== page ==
The harpacticoid copepod Platychelipus littoralis was collected at the Westerschelde estuary (51°21’N, 3°43’E, the Netherlands) from the top sediment layer in a small intertidal creek at the Paulina saltmarsh (May 2015 –average temperature: 12±1°C). Permits for the field work were approved and obtained by Provincie Zeeland, the Netherlands; Directie Ruimte, Milieu en Water. Within hours after collection, copepods were extracted alive using sediment decantation. Subsequently, adult specimens were randomly collected, excluding ovigerous females, with a glass pasteur pipette using a Wild M5 binocular. All copepods were kept overnight in glass jars with some sediment aliquots at 15±1°C prior to the start of the experiment. Triplicates of 20 and 100 copepods were stored at -80°C for further dry weight and lipid fractionation (FA analysis), respectively. After thawing, samples for dry weight measurements were obtained by rinsing copepods several times in MilliQ water to remove adhering particles and by transferring them to pre-weighted aluminum cups (6 x 2.5 mm, 20 ind.). Samples were kept overnight in an oven at 100°C and were weighted using a microbalance (Mettler, Toledo, XP56). Units of 120 copepods were stored in Petri dishes (surface area = 26.4 cm2, 20 ml) and incubated at 4°C, 15°C and 24°C (±1°C), under a 12:12 h light-dark regime (25 to 50 μmol photons m-2 s-1). The copepods were kept in artificial seawater (Instant Ocean synthetic salt, salinity: 25, filtered over 0.2 μm Millipore filters) in order to guarantee complete food deprivation. After one day of starvation, copepods were transferred to new Petri dishes and (acclimated) artificial seawater to remove their fecal pellets. This procedure was performed every three days over the course of the experiment to compensate for potential evaporation and salinity changes, especially under 24°C. After 3, 6 and 14 days of starvation three units were randomly chosen at each incubation temperature. Copepod mortality was recorded and surviving copepods were stored at -80°C for later dry weight measurements and lipid fractionation (FA analysis). The experiment was terminated when survival rate was around 50% in one of the three temperature treatments.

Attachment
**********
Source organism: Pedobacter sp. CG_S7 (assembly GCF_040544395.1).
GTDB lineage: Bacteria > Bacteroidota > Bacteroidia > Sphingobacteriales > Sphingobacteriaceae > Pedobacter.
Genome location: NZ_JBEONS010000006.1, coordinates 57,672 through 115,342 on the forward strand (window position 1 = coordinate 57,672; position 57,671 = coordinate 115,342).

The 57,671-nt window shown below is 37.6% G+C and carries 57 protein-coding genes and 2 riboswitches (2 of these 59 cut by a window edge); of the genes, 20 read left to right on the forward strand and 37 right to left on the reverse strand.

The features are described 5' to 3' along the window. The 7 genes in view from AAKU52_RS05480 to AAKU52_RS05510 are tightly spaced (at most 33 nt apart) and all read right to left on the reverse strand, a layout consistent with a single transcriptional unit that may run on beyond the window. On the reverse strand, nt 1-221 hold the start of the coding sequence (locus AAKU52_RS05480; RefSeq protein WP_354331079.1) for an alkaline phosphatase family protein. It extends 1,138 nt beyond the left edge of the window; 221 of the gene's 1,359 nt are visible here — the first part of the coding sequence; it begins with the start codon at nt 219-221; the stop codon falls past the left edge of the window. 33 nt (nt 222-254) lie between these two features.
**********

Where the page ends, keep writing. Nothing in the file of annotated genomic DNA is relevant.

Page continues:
Lipid fractionation and FA analysis